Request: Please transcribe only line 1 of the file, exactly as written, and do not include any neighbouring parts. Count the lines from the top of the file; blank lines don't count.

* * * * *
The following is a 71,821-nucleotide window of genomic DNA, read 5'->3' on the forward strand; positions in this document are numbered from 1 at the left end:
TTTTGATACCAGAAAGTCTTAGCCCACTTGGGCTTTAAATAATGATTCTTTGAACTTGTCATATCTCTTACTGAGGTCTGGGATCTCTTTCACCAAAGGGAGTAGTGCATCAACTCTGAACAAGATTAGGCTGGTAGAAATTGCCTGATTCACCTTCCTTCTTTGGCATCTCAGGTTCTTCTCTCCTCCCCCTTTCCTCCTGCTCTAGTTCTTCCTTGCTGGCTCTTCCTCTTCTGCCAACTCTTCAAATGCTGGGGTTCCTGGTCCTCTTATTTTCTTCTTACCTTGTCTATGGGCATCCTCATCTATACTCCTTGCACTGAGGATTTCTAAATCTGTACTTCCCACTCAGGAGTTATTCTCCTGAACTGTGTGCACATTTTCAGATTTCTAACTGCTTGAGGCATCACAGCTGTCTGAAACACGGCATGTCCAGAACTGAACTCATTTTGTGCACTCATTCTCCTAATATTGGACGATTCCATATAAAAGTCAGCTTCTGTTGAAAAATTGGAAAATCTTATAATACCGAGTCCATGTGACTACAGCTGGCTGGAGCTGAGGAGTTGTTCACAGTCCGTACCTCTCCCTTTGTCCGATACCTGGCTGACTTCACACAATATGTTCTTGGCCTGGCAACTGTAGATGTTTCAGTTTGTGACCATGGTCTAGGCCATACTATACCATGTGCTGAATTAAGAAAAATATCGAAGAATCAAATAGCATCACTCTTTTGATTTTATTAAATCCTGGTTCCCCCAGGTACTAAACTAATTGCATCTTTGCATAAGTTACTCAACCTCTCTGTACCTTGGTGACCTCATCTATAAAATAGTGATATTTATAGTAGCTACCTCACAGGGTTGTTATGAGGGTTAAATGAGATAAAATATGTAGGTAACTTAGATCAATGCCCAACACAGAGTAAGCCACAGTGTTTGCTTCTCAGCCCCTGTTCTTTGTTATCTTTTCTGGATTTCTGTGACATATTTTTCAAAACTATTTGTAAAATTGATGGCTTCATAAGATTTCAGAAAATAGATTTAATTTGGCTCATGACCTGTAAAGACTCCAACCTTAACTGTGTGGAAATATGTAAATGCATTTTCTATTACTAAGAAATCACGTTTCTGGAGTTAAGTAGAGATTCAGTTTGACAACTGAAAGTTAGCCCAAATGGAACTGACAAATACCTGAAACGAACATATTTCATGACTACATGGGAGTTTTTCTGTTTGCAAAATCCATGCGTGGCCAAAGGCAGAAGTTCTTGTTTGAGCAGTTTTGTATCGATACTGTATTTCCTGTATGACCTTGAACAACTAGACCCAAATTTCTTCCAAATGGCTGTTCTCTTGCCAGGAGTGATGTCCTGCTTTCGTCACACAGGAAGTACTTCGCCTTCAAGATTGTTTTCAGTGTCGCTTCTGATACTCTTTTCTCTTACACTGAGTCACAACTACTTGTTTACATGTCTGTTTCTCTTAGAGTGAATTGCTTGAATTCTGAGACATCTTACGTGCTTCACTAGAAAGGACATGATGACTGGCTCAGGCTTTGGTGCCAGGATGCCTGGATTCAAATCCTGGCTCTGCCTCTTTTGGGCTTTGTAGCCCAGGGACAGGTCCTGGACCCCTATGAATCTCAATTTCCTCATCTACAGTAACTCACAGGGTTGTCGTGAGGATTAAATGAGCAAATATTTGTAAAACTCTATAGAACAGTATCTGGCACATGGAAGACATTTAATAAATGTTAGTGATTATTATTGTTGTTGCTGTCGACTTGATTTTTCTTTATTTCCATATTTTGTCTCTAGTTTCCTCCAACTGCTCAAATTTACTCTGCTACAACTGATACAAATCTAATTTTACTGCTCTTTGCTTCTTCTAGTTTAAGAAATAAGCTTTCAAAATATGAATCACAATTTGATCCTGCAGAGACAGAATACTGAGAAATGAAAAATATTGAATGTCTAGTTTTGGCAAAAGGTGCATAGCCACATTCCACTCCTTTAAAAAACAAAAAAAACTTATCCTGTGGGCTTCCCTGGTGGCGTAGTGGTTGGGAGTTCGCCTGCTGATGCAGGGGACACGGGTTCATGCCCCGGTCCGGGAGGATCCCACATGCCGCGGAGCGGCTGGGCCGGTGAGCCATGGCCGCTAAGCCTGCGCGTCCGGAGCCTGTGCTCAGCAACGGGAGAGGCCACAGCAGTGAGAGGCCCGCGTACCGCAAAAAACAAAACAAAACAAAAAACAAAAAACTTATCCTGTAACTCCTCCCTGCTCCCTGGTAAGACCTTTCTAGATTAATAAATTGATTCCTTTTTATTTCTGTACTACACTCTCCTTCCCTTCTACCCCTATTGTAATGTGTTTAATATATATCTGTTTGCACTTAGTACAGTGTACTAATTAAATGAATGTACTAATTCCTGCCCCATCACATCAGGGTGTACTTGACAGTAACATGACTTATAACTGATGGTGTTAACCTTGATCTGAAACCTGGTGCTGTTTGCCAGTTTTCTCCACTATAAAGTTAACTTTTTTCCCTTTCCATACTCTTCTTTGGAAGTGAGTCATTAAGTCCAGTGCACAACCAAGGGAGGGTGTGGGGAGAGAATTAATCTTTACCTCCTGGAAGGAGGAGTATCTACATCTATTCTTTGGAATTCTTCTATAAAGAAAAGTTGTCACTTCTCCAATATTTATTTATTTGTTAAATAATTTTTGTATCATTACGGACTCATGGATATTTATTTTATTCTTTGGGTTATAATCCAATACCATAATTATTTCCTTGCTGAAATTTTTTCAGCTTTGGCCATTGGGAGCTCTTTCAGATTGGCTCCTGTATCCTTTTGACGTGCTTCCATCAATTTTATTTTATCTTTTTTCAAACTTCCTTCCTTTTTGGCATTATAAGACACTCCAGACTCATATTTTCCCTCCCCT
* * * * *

The following is a 71,821-nucleotide window of genomic DNA, read 5'->3' on the forward strand; positions in this document are numbered from 1 at the left end: